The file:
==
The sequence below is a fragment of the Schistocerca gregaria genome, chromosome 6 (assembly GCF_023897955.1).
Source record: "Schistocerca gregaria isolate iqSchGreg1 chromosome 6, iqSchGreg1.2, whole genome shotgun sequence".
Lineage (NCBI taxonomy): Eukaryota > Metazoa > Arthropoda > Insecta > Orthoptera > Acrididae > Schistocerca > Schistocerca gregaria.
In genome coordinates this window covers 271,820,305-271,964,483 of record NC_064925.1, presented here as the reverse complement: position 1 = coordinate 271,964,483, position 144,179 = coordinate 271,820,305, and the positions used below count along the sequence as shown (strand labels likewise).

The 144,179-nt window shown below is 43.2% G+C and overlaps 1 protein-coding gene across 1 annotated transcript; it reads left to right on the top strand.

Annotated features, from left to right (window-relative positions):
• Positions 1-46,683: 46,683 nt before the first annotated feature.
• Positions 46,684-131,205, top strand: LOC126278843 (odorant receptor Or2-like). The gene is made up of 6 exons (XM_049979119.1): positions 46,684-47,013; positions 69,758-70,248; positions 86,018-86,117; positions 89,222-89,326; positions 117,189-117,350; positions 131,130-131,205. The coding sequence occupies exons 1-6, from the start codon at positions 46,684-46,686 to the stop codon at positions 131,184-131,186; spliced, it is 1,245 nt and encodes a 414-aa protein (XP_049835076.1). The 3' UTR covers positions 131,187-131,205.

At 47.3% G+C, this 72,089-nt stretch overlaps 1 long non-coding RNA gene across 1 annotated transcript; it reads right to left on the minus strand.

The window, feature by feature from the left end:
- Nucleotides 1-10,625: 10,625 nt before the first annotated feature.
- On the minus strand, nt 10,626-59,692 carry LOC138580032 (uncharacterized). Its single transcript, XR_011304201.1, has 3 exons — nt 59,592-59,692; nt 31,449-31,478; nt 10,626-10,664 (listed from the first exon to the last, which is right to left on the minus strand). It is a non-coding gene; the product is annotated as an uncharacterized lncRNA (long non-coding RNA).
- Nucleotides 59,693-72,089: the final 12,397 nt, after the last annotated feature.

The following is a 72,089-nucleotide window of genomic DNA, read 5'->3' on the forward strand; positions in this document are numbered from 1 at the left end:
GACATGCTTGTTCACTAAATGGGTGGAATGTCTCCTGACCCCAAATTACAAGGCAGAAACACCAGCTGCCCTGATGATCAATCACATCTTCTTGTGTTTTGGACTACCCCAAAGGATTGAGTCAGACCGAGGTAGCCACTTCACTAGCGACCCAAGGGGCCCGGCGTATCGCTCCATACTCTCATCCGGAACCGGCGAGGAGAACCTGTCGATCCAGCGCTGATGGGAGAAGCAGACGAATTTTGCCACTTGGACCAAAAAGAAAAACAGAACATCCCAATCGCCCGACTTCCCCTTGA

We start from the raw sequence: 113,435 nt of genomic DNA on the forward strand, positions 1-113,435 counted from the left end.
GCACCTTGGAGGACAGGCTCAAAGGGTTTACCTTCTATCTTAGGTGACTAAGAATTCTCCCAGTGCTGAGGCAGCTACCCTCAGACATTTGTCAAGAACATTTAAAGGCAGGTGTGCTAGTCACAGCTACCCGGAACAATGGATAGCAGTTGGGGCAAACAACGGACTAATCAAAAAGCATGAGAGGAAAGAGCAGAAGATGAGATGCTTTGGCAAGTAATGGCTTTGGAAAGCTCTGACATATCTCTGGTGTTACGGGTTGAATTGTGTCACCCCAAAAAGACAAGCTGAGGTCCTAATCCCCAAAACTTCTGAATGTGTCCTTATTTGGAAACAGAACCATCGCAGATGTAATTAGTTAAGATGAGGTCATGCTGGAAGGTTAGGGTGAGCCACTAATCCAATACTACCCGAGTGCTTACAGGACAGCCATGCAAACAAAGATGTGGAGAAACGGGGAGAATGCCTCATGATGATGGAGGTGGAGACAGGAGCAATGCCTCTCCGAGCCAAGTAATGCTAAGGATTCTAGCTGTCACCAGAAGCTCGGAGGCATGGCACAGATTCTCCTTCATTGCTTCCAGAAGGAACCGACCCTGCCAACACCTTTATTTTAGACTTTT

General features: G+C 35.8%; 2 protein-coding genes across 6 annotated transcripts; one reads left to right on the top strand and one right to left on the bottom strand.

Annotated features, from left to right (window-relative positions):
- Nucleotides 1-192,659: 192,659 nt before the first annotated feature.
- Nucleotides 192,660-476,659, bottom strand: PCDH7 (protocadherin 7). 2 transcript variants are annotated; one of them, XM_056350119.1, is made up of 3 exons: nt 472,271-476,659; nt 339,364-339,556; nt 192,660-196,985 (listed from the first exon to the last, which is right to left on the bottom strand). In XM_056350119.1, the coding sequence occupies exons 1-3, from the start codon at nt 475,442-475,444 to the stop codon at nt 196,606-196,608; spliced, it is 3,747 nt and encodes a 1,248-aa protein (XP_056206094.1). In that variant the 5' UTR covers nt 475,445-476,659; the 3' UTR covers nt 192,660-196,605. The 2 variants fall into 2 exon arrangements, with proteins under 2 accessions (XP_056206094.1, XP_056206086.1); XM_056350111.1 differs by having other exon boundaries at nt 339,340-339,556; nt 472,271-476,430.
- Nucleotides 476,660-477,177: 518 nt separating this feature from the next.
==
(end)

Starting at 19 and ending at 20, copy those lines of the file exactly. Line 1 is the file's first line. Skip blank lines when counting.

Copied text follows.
Annotated features, from left to right (window-relative positions):
- Nucleotides 1-192,659: 192,659 nt before the first annotated feature.